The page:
• Re-legalizing middle housing benefits our local builders. Small-scale community-based builders, rather than deep-pocketed national developers, typically construct middle housing. Unfortunately, zoning laws only allow middle housing on a sliver of the land in most cities. Furthermore, bans on middle housing fuel the current wave of outside corporate speculation in detached houses that make available homes scarcer and more expensive. 
    • Re-legalizing middle housing will spur home-building and retrofits of existing housing that wouldn’t have happened otherwise. Besides creating well-paying construction jobs, that new construction generates increased sales and property tax revenues for local governments.  
    • Re-legalizing middle housing reduces infrastructure costs overall. Building the new infrastructure required to serve new houses spread out across previously undeveloped land is far more costly than tapping into existing infrastructure for infill homes. Incrementally rising demand for urban infrastructure is nothing that growing cities haven’t managed in the past.  

    Cleaner, greener communities—and less traffic! 

    When people can’t find homes in their budget near the places they work, learn, or socialize, they have to search farther and farther out of town, meaning longer, more exhaust-spewing commutes and higher infrastructure costs. 

    • Middle housing is inherently more energy-efficient than stand-alone houses because the homes are smaller and share walls. Replacing three detached houses with a duplex, a triplex, and a fourplex can cut a typical city block’s carbon impact by 20 percent. 
    • Re-legalizing middle housing helps neighborhoods become less car-dependent. Welcoming more neighbors creates walkable communities that can support more local shops and better transit. And the easier it is to live without a car, the lighter our carbon footprint, and the less we have to worry about parking and traffic, too.

    Protections for treasured farmland, parks, forests, and wildlife habitat 

    When restrictive zoning laws ban building more homes in already-developed towns and cities, builders have to sprawl out into new land tracts, often gobbling up farmland or forests and threatening habitat for key species. 

    • Re-legalizing middle housing will reduce sprawl, yielding numerous environmental and community benefits. Allowing more homes in existing neighborhoods eases the pressure to build new homes on farm and forest lands further out.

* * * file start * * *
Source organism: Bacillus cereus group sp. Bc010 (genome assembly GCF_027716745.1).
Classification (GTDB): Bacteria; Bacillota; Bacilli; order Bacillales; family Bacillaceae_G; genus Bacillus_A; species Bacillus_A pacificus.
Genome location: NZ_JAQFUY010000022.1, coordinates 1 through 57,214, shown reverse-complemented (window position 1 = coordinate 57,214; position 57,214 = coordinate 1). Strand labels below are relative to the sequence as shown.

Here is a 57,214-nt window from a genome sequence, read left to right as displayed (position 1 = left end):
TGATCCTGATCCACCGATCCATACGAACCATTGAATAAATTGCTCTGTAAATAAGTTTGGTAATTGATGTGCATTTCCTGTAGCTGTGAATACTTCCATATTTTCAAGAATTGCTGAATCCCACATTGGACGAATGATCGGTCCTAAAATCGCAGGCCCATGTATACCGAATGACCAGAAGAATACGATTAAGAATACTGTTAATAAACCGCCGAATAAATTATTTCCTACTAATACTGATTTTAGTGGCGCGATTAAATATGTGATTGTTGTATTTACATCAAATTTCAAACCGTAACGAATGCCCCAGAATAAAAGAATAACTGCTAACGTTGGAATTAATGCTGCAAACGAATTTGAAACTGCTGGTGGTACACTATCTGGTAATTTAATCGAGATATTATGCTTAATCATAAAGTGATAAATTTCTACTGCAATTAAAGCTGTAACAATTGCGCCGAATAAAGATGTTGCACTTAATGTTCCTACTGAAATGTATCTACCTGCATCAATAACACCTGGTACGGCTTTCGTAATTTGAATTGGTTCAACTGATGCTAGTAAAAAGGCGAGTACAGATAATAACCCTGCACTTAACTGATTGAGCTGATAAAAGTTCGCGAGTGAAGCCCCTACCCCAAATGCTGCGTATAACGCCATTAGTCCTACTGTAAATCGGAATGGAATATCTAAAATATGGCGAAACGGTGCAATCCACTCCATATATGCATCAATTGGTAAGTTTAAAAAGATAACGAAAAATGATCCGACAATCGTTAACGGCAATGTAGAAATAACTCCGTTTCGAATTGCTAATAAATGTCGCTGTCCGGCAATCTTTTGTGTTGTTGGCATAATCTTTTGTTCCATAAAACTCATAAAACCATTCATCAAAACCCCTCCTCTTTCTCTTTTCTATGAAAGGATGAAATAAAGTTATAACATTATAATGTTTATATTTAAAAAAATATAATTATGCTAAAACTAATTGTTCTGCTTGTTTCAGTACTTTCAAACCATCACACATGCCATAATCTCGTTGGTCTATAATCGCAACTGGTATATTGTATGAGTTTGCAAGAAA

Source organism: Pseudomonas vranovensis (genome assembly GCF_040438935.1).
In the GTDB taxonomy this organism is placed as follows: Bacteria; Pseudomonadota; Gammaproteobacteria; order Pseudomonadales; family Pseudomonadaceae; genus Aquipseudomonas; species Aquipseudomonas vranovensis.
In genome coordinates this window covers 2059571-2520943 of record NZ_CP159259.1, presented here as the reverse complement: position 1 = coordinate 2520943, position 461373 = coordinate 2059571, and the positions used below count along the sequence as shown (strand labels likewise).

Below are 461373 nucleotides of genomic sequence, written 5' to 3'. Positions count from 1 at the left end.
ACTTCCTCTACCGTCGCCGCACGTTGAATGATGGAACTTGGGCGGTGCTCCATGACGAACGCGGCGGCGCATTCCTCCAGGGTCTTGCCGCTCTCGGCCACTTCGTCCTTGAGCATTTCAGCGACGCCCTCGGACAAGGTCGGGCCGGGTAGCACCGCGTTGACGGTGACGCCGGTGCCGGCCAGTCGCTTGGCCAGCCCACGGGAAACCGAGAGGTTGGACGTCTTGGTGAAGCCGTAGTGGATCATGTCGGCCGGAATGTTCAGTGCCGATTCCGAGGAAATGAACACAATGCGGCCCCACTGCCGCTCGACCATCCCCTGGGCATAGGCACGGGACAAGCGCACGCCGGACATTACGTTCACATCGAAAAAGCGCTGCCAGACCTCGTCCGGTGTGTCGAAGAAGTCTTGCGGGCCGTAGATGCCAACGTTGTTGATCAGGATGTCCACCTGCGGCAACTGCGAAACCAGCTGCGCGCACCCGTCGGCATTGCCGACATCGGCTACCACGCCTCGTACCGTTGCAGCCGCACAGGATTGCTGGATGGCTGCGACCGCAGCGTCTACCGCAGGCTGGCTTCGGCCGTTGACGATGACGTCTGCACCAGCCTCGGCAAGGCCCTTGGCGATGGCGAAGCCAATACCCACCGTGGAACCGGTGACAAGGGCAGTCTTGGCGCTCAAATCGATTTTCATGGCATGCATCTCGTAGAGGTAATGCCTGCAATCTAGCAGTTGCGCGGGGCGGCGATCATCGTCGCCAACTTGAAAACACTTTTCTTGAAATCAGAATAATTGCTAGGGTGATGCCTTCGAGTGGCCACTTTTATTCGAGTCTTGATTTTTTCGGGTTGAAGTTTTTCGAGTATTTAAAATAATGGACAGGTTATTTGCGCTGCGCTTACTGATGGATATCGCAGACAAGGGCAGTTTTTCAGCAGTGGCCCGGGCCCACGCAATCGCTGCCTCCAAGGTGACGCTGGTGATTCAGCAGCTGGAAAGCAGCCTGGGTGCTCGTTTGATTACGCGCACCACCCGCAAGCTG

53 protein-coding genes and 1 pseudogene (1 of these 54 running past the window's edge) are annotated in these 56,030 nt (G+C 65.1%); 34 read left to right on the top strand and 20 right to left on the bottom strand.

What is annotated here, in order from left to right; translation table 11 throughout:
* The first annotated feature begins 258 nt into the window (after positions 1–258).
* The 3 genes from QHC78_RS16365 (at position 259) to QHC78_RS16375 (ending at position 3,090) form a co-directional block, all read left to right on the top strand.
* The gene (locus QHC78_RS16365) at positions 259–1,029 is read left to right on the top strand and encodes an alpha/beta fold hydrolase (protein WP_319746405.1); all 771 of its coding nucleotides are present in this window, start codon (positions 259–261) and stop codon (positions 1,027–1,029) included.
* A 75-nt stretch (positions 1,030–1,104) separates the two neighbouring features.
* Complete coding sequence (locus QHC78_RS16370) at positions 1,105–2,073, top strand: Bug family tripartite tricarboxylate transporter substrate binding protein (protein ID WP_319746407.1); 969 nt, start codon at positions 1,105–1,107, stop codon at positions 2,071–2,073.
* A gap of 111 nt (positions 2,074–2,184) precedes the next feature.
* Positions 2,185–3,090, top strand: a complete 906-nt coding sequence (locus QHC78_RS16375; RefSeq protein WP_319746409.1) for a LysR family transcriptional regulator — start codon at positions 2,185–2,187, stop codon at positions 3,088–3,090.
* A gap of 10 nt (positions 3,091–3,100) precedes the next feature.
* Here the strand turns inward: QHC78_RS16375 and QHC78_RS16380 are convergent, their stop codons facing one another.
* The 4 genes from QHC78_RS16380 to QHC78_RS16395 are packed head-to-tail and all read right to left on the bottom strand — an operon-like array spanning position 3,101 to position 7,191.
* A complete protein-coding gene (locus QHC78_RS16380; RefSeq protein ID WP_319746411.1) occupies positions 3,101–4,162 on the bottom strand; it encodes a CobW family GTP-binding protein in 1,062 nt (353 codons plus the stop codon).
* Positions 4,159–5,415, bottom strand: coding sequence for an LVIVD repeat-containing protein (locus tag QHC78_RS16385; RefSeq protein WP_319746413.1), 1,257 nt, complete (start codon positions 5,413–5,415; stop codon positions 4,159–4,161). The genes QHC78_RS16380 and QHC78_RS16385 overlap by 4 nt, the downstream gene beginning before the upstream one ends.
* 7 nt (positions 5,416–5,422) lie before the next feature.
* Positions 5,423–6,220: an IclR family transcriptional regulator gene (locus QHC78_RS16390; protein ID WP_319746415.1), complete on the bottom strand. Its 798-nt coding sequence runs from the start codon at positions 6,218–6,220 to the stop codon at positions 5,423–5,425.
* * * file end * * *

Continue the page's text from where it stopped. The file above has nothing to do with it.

• Re-legalizing middle housing allows more homes on less land, and that leaves more land for trees and greenspaces. Seattle has demonstrated that adding apartments and adding trees can go hand-in-hand. Adding middle housing to areas already urbanized will reduce development pressure outside cities and help preserve actual forests—where trees are most valuable for both habitat and carbon sequestration. 
    • Re-legalizing middle housing will reduce polluted stormwater runoff because new construction must adhere to stringent, modern environmental laws, typically yielding less runoff compared with the older structures replaced. A win for more housing choices is also a win for keeping the state’s waterways and salmon habitat healthier. 

    Addressing homelessness head-on 

    A family spending more than 30 percent of its household income on housing is considered cost-burdened, and cost-burdened families and individuals are more likely to experience homelessness. In 2022, the Washington State Commerce Department’s statewide point in time count of people experiencing homelessness identified over 25,400 Washingtonians. Across the state, the total unsheltered population increased by 16 percent from 2020 to 2022. 

    • Legalizing more homes addresses one of the root causes of homelessness: Research shows that high rent and low vacancy rates are primary predictors of homelessness across the country. What causes high rents and low vacancies?  A shortage of homes. When vacancy rates are low, as they are in cities and towns across Washington state, more people are more likely to end up unsheltered.  
    • Affordability solutions and community investments and supportive services to reduce and prevent homelessness go hand in hand for Washington communities. 

    A coordinated, common-sense response 

    • No one town or county can solve the housing shortage alone, since housing price pressures cross local boundaries. A state standard ensures that all communities share the responsibility for solving the housing crisis. A statewide housing crisis calls for statewide solutions. Local governments created the zoning that excludes low-income families from communities all across Washington. Today, local leaders are stuck in the same dynamic that impedes action on climate change: mutual progress depends on all jurisdictions acting on zoning reforms together. 
    • Washington’s Growth Management Act (GMA) has been effective at slowing sprawl but ineffective at supporting the necessary complement: infill housing in urbanized areas. The urgency of the housing crisis justifies establishing new statewide standards to allow more homes in residential neighborhoods. 
    • One of the most agreed-upon principles in urban planning is the need to concentrate new housing in existing urban areas. Legalizing middle housing is a relatively low-impact change that sets a statewide baseline for allowing infill home choices. In cities throughout the state, some of the most desirable neighborhoods have a diverse mix of detached houses and middle housing. 

    Time to build more Homes4WA 

    Washingtonians are ready for their leaders to act, with strong support for middle housing solutions. They are deeply concerned over homelessness and the availability of affordable housing for themselves and their loved ones. 

    Lifting bans on middle housing options in the heart of our communities will not only stabilize out-of-reach prices; it will lift up rather than push out people who work and learn in the state’s big towns and cities. These steps will also lay a foundation for addressing the overlapping challenges we face, maximizing the possibility for investments in affordable housing, anti-sprawl protections, climate emissions reductions, and preventing homelessness.